DBAs must start to think about their jobs differently. Instead of simply focusing on data control and safety (which is important), DBAs must also think about other business imperatives, such as application delivery speed, platform flexibility, and data accessibility. To balance what may seem to be competing interests, DBAs should consider evolving their practices and incorporating automation. This will help meet the demands of the business.
Automation is key to this necessary evolution. DBAs must start thinking in terms of “as a service” instead of bespoke, one-off, discrete tasks. If your only entry point to the DBA is a ticket system, then you and your company are not evolving. Self-service must be the priority. Of course, the need for control and safety has not disappeared, but the way it is applied must change. Just as IaC usage provides a menu of system options for end users, DBAs must provide options for their end users that allow them to reach their goals in the manner they deem best. This is very much similar to offering choices to a child. As my son matured and sought more screen time for video games, I didn’t hand him a game controller. We started gradually offering choices such as at bath time: “Do you want to stay in the tub or get out now and play video games for a few extra minutes?” Sometimes he chose now and other times he chose to stay. Not to liken software developers to children, but they do not have the experience and resulting pattern recognition skills that a seasoned DBA has. But, the solution cannot be, “Let me see your SQL script,” followed by a lengthy manual review. DBAs must balance safety with speed.
To that end, DBAs must enhance their skill set and evolve to meet these demands. Learning a programming language other than SQL should be the first step. I recommend Python, as IEEE has once again put it at the top of its list as it continues to expand its lead on C++, C, and Java. All modern tools have a Python API, and database automation tools are no exception. (If not, you’re using the wrong tool.) Furthermore, experience with a database platform other than the one you are certified on is a must. Find out which platform your CTO has identified as the company’s future and learn that. Today, we no longer need to sit in a classroom for 2 weeks and take a test to become certified. There are endless and, often, free resources online to take advantage of, mostly from the vendors themselves.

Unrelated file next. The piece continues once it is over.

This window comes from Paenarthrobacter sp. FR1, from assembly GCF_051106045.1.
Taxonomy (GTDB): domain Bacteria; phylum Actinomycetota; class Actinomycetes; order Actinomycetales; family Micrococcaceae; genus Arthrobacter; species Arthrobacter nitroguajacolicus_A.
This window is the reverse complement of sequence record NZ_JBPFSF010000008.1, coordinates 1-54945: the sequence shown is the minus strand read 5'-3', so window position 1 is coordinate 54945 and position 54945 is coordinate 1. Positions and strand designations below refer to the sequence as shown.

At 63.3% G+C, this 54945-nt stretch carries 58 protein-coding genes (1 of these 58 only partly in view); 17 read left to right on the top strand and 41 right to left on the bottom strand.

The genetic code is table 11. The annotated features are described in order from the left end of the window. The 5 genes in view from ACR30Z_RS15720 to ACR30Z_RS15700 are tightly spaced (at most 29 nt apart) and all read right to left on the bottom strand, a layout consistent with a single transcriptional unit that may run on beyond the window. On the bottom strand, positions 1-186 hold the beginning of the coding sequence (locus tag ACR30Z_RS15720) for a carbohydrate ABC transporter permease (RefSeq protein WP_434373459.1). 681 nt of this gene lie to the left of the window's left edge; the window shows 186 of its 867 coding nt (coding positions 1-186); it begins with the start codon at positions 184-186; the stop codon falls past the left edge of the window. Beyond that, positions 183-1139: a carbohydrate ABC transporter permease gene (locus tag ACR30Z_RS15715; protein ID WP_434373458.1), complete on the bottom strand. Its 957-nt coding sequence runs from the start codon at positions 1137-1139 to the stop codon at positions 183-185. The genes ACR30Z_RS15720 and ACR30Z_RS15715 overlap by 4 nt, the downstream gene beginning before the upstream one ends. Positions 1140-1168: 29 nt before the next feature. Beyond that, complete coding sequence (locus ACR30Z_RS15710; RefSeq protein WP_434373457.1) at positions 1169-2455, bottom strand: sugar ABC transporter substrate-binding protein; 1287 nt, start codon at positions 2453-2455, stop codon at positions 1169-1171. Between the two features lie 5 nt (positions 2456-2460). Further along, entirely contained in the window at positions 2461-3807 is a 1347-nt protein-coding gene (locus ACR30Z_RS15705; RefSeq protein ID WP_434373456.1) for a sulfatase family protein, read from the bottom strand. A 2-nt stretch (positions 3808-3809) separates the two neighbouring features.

But this evolution will not happen in a vacuum. Today’s DBAs are the most overworked group in IT. To demand that DBAs add yet another list of tasks to their already-overflowing email inbox is a fool’s errand. Management must make this a priority and help. IT management must understand recent computer science grads are not becoming DBAs. Programs must be created and funded to retain DBAs and help them evolve. If not, those DBAs will find more progressive companies and take the knowledge and experience between their ears with them.
I have seen firsthand what companies are able to accomplish when they make this change a priority. These companies can deliver compelling services to their customers far faster than their competition … and their stock performance reflects the results. Furthermore, employees are happier, more engaged, and able to deliver better results for the management team. Remember: Companies that are high IT performers deliver better stock returns than their lower-performing peers. And, that is exactly what management’s compensation is tied to. Bottom line: Help your DBAs evolve and you are going to make your bonus.